Surely, you’ve had long days before. Maybe you’ve even had to pull all-nighters after an already exhausting day juggling between academic requirements, your hobbies, and social life. They’re nearly inevitable for a modern-day student. As the Millennial adage goes: work hard, play hard.
Although, picture this. After a whole day of getting things done, you remember that there’s a report due tomorrow. You’ve been through the commute, the lectures, and the socializing. Your bed’s siren song gets louder and louder.
At this point, you’d probably feel dizzy. There’s a dull sensation behind your eyes, and it’s becoming harder and harder to focus. You just want to go to sleep, but the presentation you’re working on is 30% of your grade! You need to power through, but it feels impossible. Chances are, you’re just dehydrated.
3 things that suck (the life out of you)
It sounds so simple, but it doesn’t make sense! It’s not like you spent the day baking under the sun. You’ve also been drinking enough water, so how can you be dehydrated?
“Dehydration” makes you think of people sweating buckets or long endless deserts. A lesser-known fact though, is that the human body is constantly losing moisture through our pores. On average, a human body is 60% water—the amount varies per person. When the number drops below that point, you’re dehydrated.
Mild or severe, dehydration impairs bodily functions—from retaining information to impeding your heart’s ability to beat! Here are a few things that accelerate that process, making you less productive over the day:
1. Work it. Bring it. Quick, re-do it!
Physical activity raises your body’s temperature. Commuting, doing errands, or checking off chores requires a lot of movement! In your body’s attempt to keep you from overheating, your pores open causing you to lose moisture faster.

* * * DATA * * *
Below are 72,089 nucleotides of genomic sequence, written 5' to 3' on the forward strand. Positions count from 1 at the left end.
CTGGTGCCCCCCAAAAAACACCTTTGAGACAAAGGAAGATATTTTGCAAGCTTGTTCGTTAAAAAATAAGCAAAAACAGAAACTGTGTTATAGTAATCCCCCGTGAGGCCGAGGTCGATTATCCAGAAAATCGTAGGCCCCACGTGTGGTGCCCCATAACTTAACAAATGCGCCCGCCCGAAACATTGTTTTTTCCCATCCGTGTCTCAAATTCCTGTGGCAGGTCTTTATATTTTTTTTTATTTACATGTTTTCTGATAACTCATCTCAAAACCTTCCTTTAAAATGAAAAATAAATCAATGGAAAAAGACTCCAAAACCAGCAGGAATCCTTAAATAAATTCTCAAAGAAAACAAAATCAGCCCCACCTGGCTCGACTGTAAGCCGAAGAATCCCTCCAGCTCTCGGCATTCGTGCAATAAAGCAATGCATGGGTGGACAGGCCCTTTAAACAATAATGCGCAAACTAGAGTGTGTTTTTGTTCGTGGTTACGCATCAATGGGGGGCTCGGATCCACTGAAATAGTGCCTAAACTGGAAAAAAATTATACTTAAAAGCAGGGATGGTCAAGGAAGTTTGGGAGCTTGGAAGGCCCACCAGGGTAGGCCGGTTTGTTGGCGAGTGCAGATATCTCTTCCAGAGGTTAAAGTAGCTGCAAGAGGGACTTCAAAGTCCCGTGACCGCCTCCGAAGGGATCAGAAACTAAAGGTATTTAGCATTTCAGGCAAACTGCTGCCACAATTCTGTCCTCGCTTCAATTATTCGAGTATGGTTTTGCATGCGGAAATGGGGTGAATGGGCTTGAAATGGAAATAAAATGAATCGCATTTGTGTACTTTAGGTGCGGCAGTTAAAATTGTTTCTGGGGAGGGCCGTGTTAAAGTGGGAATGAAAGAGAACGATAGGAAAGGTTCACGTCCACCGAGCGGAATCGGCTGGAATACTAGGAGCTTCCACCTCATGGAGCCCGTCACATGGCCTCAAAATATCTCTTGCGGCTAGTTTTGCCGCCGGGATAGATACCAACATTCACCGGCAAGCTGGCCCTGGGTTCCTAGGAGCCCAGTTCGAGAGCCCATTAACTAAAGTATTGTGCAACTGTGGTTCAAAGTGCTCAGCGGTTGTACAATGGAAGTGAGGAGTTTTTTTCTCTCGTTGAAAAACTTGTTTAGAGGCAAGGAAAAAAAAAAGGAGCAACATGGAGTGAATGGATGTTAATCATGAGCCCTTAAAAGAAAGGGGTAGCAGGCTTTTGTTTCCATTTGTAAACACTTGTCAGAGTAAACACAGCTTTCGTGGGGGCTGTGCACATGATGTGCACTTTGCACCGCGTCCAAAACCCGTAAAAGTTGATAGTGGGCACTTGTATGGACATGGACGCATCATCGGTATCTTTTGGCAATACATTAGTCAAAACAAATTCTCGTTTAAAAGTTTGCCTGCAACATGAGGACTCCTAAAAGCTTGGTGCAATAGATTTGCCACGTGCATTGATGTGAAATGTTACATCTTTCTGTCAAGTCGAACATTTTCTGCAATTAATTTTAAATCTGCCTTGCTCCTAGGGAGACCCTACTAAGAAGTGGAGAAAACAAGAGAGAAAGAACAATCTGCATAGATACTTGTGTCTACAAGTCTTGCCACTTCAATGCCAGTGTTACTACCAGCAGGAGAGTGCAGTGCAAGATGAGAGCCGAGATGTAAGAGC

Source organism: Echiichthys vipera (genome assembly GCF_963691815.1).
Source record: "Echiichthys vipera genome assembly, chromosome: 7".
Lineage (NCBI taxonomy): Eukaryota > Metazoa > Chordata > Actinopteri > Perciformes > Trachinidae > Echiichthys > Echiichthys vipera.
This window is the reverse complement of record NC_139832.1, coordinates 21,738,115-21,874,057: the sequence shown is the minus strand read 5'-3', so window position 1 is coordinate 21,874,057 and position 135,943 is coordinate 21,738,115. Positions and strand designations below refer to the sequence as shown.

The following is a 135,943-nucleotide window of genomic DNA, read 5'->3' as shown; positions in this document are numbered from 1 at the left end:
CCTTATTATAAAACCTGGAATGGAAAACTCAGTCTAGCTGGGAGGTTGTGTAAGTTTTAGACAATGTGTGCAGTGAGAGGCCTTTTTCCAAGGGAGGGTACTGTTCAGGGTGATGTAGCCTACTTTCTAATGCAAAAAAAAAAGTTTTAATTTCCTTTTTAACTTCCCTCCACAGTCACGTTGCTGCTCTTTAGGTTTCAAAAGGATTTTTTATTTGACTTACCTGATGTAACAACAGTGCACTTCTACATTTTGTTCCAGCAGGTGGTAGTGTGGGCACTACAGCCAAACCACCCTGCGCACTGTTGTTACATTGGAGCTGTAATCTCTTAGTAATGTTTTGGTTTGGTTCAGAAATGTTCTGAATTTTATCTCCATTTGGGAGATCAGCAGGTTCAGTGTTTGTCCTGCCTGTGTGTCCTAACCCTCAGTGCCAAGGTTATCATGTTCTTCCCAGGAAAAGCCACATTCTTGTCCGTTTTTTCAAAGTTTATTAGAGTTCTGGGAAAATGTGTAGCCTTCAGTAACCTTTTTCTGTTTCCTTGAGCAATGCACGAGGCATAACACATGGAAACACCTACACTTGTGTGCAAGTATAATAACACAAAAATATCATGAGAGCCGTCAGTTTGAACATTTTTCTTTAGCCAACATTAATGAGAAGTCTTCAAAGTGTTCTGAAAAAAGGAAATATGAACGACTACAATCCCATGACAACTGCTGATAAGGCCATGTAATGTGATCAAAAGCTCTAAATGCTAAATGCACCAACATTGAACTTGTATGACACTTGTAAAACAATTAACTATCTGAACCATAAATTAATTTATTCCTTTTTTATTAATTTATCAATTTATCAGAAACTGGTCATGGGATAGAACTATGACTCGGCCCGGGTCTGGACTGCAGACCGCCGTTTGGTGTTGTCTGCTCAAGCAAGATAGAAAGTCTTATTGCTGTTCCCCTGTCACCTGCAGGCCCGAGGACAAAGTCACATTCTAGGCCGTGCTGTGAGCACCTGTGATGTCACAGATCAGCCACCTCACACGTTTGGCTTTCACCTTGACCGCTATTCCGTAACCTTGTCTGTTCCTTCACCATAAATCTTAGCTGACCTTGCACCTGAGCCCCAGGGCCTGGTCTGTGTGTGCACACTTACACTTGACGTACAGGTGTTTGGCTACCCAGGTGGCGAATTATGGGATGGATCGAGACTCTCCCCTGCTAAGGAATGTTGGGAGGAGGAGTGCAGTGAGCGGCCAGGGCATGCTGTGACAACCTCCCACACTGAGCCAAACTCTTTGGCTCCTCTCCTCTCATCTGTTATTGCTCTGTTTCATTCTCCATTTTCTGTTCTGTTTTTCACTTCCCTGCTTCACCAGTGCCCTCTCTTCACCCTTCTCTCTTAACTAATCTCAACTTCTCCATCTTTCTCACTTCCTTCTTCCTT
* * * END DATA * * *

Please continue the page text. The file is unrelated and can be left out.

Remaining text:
While physical activity has scientifically-proven, positive effects on productivity, that also means you need to rehydrate more often. Because of this, you might be inclined to work in cooler areas not exposed to the sun. Who has the time to let the heat keep them from hustling, right?
2. You’re hot then you’re cold. You’re in, then you’re out.
Even if we’re used to feeling like we’re walking in an oven, hiding in an airconditioned room isn’t going to keep you from getting thirsty. In colder environments, our bodies are tricked into thinking that we are fine. This is because we lose most of the cues, internal and visual (e.g. temperature and sweating respectively), that tell us we need to rehydrate.
What we don’t realize is that our bodies lose more fluids when we breathe cold, dry air! Have you noticed how glass fogs up when you exhale onto it? That’s your precious moisture condensing on the surface. Hot or cold, nowhere is safe, and staying hydrated becomes a conscious effort.
3. The Stress Paradox: Productivity causes unproductiveness
You’ve probably realized by now that losing fluids is inevitable. We’re not done yet. Rising stress levels also cause spikes in body temperature. When we get stressed, the brain produces cortisol. It’s the hormone that helps us act by regulating the body’s fight-or-flight response.
Going back to our hypothetical situation from the beginning—panicking over that big presentation is probably not the best response. Keep calm, regulate your breaths, and rehydrate instead, before getting right into it!
hard smart. Play hard!
Speaking of rehydration, isotonic drinks will do you a massive favor when your surroundings are hotter than a Blackpink concert, or your day is more stressful and tiring than the usual. After all, you lose more than just water when you sweat.
Pro-tip: go for Gatorade Ion. It contains ions, is low in sodium, and no preservatives or artificial colors and flavors. Try it out and see how it boosts your productivity. Live your best life! Set yourself up for success! It’s the habits you form that build up to a rewarding payoff.